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Teachers At Two New Orleans Charter Schools Are Calling For A Virtual Start To The School Year

NOLA Public Schools
NOLA Public Schools has acquired personal protective equipment for all Orleans Parish public schools in anticipation of reopening schools next month.

Only two New Orleans charter schools have recognized unions — Morris Jeff Community School and Benjamin Franklin High School. Both are calling for a virtual start to the school year.

“At this time, while COVID-19 cases are on the rise, we do not feel that we can safely return to the school building, even with careful planning of safety measures in place. When it comes to people’s lives, there is no room for error,” United Teachers of Franklin said in a statement Thursday.

United Teachers of Franklin said they stand in solidarity with Morris Jeff United Educators, which released a similar statement earlier this week. Both said they’re also speaking up for teachers without union support.

“In-person schooling presents numerous and serious safety risks to students, faculty, and their families,” the statement said. “Therefore, we urge school, city, and state leaders to move to a distance learning model for the beginning of this school year and delay the start of in-person school until it is safe to do so.”

New Orleans public schools were planning to reopen buildings for the coming school year, but earlier this week, school and health officials said they were reconsidering their plans in light of the recent statewide surge in coronavirus cases.

The district is expected to make a decision next week as to whether the school year — starting between Aug. 4 and Aug. 11 — will kick-off in-person or entirely remote.

Nick Moorhead teaches biology at Benjamin Franklin High School and is the chair of United Teachers of Franklin. He isn’t excited about online learning but said it’s the best option right now.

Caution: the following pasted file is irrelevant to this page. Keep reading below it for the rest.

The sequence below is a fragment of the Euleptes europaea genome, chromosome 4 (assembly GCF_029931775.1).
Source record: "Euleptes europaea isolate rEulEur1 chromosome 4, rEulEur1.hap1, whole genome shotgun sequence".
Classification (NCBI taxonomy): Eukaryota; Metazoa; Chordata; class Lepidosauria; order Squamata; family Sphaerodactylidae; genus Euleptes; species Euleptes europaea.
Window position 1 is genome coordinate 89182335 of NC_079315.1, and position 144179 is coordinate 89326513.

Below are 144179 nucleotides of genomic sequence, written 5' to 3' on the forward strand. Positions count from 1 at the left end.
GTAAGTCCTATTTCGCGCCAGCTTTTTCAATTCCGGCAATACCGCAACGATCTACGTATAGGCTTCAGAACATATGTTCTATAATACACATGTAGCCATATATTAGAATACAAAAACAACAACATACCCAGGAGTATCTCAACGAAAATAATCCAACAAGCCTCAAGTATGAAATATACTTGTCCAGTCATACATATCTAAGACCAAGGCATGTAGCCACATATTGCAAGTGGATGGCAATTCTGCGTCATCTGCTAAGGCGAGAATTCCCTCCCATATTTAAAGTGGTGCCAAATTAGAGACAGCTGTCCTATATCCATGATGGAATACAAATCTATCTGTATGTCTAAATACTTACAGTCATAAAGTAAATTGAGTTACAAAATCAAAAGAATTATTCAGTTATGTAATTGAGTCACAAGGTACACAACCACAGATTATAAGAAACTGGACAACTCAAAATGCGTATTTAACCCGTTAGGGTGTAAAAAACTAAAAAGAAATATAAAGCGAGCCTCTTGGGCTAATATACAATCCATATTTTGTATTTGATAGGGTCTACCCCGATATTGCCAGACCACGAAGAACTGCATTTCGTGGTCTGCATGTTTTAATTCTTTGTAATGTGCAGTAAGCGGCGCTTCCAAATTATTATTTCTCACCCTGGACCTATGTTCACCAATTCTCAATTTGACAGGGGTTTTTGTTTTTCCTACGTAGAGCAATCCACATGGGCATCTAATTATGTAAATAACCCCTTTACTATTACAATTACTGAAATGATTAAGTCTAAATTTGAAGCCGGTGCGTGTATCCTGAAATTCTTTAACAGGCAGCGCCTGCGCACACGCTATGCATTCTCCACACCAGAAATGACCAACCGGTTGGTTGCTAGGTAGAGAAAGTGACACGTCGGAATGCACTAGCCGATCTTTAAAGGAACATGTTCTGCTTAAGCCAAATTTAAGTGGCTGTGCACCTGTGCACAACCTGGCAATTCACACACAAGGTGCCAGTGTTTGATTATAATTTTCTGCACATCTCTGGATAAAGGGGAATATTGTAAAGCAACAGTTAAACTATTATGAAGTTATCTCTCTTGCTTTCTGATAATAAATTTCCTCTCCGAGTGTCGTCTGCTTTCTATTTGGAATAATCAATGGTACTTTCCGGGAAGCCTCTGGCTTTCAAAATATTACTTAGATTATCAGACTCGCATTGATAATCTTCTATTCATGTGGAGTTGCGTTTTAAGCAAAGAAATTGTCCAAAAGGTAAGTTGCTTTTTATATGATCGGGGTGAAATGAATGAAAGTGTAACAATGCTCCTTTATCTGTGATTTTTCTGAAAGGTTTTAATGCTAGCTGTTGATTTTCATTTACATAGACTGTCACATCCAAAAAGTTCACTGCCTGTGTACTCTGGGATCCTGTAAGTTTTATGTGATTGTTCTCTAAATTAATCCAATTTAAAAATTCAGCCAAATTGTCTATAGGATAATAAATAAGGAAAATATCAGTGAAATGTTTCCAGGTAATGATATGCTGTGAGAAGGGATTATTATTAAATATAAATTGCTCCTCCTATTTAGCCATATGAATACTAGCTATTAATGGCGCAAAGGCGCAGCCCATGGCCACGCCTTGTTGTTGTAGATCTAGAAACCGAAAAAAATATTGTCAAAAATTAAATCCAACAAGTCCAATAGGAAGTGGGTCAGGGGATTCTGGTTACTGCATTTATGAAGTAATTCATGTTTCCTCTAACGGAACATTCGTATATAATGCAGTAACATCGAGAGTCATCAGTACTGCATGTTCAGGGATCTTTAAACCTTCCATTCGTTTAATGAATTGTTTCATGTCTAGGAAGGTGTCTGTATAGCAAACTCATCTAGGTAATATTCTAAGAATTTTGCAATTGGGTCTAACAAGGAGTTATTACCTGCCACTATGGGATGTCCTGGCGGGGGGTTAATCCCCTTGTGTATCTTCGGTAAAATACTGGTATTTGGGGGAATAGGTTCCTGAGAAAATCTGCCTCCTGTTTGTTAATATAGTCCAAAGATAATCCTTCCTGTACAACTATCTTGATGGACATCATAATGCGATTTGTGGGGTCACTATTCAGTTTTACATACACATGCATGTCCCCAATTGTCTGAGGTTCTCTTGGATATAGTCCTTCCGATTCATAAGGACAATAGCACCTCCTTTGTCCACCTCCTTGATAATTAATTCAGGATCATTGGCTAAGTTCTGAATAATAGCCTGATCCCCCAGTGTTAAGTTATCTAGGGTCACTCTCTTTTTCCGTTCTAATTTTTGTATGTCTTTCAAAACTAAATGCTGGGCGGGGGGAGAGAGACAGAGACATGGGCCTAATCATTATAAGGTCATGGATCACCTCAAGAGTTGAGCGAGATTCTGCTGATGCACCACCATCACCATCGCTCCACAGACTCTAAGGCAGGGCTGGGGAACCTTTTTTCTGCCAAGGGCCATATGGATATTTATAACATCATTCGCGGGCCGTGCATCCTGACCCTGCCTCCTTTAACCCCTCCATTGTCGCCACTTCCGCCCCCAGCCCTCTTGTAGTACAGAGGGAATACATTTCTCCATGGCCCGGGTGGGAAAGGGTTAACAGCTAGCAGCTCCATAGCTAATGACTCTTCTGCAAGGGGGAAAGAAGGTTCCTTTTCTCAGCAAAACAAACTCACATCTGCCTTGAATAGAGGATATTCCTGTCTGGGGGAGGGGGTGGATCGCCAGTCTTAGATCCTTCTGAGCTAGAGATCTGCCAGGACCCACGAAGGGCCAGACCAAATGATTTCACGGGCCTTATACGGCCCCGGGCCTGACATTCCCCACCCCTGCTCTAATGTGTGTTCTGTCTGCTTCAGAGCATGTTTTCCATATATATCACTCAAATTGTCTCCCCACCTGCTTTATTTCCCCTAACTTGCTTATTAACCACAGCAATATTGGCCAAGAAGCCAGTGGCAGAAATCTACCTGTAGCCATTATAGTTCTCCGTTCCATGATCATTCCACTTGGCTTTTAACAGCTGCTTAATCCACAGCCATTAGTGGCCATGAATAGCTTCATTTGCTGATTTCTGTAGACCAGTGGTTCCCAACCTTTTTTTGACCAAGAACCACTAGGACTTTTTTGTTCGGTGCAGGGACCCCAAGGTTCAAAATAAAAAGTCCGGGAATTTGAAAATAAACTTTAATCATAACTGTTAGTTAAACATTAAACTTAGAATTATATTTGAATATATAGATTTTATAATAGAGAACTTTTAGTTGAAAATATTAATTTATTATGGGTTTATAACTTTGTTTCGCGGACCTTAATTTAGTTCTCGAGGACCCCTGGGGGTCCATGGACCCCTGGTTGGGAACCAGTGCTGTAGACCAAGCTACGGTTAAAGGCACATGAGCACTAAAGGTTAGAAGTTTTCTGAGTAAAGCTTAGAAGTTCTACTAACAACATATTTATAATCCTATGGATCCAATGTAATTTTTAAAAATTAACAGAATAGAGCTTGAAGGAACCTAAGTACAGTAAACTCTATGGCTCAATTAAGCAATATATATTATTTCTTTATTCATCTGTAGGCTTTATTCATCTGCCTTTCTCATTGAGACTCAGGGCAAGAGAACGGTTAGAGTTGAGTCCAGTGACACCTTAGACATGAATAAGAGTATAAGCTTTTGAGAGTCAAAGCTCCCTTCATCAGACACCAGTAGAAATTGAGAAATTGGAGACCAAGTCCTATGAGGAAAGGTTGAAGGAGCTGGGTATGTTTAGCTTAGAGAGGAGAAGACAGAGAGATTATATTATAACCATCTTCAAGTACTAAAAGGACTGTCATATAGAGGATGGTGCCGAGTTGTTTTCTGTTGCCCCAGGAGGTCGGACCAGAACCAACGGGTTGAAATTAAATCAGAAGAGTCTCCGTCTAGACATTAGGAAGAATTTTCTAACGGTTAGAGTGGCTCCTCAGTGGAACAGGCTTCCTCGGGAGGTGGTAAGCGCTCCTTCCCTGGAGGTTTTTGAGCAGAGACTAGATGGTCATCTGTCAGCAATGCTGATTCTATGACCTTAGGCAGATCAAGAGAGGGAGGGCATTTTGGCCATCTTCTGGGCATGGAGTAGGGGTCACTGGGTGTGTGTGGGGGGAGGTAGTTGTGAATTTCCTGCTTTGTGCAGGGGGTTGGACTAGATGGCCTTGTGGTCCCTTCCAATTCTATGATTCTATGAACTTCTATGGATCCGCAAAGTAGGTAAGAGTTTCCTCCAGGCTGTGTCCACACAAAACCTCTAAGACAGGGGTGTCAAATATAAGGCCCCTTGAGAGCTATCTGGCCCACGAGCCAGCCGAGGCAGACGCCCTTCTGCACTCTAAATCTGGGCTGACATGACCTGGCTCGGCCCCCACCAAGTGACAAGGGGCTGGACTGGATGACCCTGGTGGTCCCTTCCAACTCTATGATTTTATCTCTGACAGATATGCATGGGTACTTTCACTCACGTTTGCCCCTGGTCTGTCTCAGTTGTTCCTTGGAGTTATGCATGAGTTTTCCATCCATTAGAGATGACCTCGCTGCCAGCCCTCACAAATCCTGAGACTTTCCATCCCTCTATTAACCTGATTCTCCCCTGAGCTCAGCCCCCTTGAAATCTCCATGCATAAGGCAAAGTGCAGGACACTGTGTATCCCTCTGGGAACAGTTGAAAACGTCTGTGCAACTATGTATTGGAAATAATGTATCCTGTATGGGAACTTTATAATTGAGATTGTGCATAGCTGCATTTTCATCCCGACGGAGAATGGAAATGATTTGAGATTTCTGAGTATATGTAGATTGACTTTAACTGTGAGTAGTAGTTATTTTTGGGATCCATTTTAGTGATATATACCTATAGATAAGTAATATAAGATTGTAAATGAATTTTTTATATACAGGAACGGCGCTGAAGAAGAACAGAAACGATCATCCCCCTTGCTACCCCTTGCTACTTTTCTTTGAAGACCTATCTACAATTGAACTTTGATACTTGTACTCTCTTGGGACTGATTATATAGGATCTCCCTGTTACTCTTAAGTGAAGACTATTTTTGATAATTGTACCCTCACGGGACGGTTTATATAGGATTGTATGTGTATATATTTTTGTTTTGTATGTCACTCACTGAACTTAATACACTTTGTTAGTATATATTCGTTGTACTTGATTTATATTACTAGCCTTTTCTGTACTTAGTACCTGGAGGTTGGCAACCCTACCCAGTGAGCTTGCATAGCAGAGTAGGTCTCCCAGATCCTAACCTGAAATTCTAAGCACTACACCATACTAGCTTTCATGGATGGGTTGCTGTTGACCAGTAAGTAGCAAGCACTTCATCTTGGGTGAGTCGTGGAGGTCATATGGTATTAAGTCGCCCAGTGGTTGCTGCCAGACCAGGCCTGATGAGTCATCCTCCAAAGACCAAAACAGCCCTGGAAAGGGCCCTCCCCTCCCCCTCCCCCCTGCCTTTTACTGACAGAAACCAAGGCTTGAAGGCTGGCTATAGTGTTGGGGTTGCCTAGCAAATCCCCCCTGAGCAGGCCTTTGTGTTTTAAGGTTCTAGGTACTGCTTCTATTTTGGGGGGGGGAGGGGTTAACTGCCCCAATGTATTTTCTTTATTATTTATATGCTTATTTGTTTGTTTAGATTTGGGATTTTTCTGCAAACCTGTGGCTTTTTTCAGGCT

“We don't like the idea of having to teach online. We like being in a classroom with students, but we want to do that safely and we can't right now,” Moorhead said.

Jefferson Parish public schools and St. Tammany Parish public schools voted this week to push the start of their school years back. That’s not what Moorhead and his colleagues are asking for.

Pushing the start of the school year back a week or two to try and improve safety standards won’t do enough to keep students and faculty safe, Moorhead said. Instead, schools need to stay closed until the surge has settled and rely on online learning to bridge the gap.

Representatives for both the United Teachers of Franklin and Morris Jeff United Educators said they hope their statements make clear to the district the concerns educators have about reopening and push them to include more faculty and family voices.

State union officials are also calling for schools to reconsider their decisions to reopen. Larry Carter, president of the Louisiana Federation of Teachers, said Tuesday that positive cases of the coronavirus need to drop for 14 days in a row before students return to classrooms.

Matthew Tuttle is a fifth-grade teacher at Morris Jeff Community School and the president of the school’s teachers union. He says teachers do more than just educate their students, they’re also responsible for making sure they stay safe.

“We take our call to be teachers and to educate and care for our students seriously. That means protecting them from danger,” Tuttle said. “The school reopening plan is dangerous given the context of the rising COVID cases in our state and our city.”

Moorhead and Tuttle said they couldn’t comment on exact steps their unions might take if the district does decide to reopen for in-person learning.

“I think that is a question that we've definitely wrestled with,” Tuttle said. “And I can't make any comment on potential actions or plans at this time. I think it's going to depend on the situation, on the teachers, and on the health data that comes out.”

Moorhead said his union is also considering possible next steps should the district proceed with in-person instruction.

“We’re lucky. We have a strong union and a good relationship with our administration,” Moorhead said. “I don’t want to speak for our administration, but if they decided to open schools in Phase 2 and begin with in-person learning, there is discussion within our school about what options might be taken.”

Aubri Juhasz is the education reporter for New Orleans Public Radio. Before coming to New Orleans, she was a producer for National Public Radio’s All Things Considered. She helped lead the show's technology and book coverage and reported her own feature stories, including the surge in cycling deaths in New York City and the decision by some states to offer competitive video gaming to high school students as an extracurricular activity.

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